Wednesday, November 4, 2015

Learning from the Puppy Philosopher

I first noticed Paul as he was struggling to drag his suitcase up the steps of the lodge to check-in for
camp that dry Monday afternoon. His nine year old frame was only slightly bigger than the puffy sleeping bag sneaking out from under his left arm. I probably should have offered assistance, but I was fascinated right away at this little boy’s tenacity, and I felt that to interrupt would be to steal the victory I hoped awaited him at the top.

The best way I can think to describe him is that he reminded me of a puppy philosopher. He was small and cute … like a puppy, but time after time he would ask the simple but profound questions of a deep thinker, and yet, like a person trying to remember who they are, these questions were asked without the pride that so often attends great minds.

As we sat on the cool concrete pad behind the craft shack that Wednesday morning I kicked myself. Our post of 8 elementary boys had spent the past few days together and yet it was only at that moment that I realized the stupid assumption I had been making about Paul. I had simply asked him to pray and without any sense of the embarrassment that kids from a typical Christian home would suffer he declared he didn’t know how. “You’ve never prayed before?” I asked. “Nope” he said with a slight shake of his disheveled brown head. Curious, I probed, “Have you ever read the Bible before Paul?” “No, this week is the first time.” He said simply.

I’d like to say that the point of this story is how Paul, in storm of emotion, came to know Jesus … but that’s not what happened. I don’t know in what spiritual condition Paul left camp that week, but I know that after that moment I was changed, and I resolved the rest of the week to make sure to avoid assumptions. No more Christian jargon, and words with which Paul might not be familiar would now be explained. The result: something marvelous. Not only did things start to make sense to Paul, they started to make sense to the rest of the boys as well.

While doing our Bible Study on Friday I caught the word “gospel” jumping enthusiastically from my mouth for the thousandth time that week. I stopped and instead of continuing, I grabbed a backpack sitting on the grass, removed a sweating half eaten sandwich in its zip-lock coffin and placed the empty backpack over Paul's little shoulders.  Quickly scouring the surrounding woods for some large rocks I then began to fill the backpack. Poor little Paul became the object lesson of the weight caused by the guilt of our sin as rock after rock was added to his backpack. But as he struggled not to topple over his fight to stay upright produced those satisfying lightbulbs of revelation teachers thirst for as boys began to nod heads and whisper words of sudden insight.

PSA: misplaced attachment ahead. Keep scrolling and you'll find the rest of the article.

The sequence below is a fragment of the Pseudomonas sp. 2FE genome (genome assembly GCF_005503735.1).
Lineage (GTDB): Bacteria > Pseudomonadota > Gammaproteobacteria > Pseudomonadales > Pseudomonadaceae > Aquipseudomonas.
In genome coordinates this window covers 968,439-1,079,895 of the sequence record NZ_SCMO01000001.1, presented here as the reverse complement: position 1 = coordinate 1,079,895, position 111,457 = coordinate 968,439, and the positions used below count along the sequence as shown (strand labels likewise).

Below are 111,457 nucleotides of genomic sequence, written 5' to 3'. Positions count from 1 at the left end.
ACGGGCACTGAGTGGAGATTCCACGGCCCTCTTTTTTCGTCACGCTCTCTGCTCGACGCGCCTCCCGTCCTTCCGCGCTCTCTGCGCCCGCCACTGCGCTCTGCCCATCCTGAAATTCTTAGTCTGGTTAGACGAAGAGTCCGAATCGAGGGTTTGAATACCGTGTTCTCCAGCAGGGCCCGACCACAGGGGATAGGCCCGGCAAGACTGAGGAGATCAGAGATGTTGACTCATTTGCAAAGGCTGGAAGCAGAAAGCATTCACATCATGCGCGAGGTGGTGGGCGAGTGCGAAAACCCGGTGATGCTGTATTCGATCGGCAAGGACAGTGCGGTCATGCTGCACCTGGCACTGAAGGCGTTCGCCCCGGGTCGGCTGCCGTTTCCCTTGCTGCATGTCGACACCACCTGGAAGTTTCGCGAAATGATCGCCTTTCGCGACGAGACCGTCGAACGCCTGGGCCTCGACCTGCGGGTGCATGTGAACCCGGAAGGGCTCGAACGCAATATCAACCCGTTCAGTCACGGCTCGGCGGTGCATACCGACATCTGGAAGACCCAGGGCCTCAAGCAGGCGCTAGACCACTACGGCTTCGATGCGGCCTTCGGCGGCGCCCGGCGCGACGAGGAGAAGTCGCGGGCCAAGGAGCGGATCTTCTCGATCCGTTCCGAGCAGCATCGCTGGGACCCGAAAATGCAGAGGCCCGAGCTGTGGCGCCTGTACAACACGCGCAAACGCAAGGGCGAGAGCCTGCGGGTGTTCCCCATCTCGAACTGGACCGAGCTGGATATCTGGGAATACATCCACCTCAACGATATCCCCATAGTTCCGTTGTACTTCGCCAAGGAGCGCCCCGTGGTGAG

Diverse but important topics such as Jesus as the God-Man and the theology and practice of prayer were discussed that week precisely because a nine year old was willing to ask wonderfully simple and yet profound questions and I stopped making assumptions. Paul came to camp having never opened a bible before and having no idea what prayer is or how to do it, and yet I think of all the people from whom I learned the most this summer it was him.

Boys Like Paul Are Becoming The Norm

Paul is fast becoming the rule not the exception. American children are now often completely biblically illiterate. Rather than seeing this as a reason to lose hope, our family sees this as opportunity. These boys may not bring a foundation of biblical knowledge, but they also bring no baggage. And we get to be the first people to tell them about this amazing man from Palestine who rescued the world and can rescue them!

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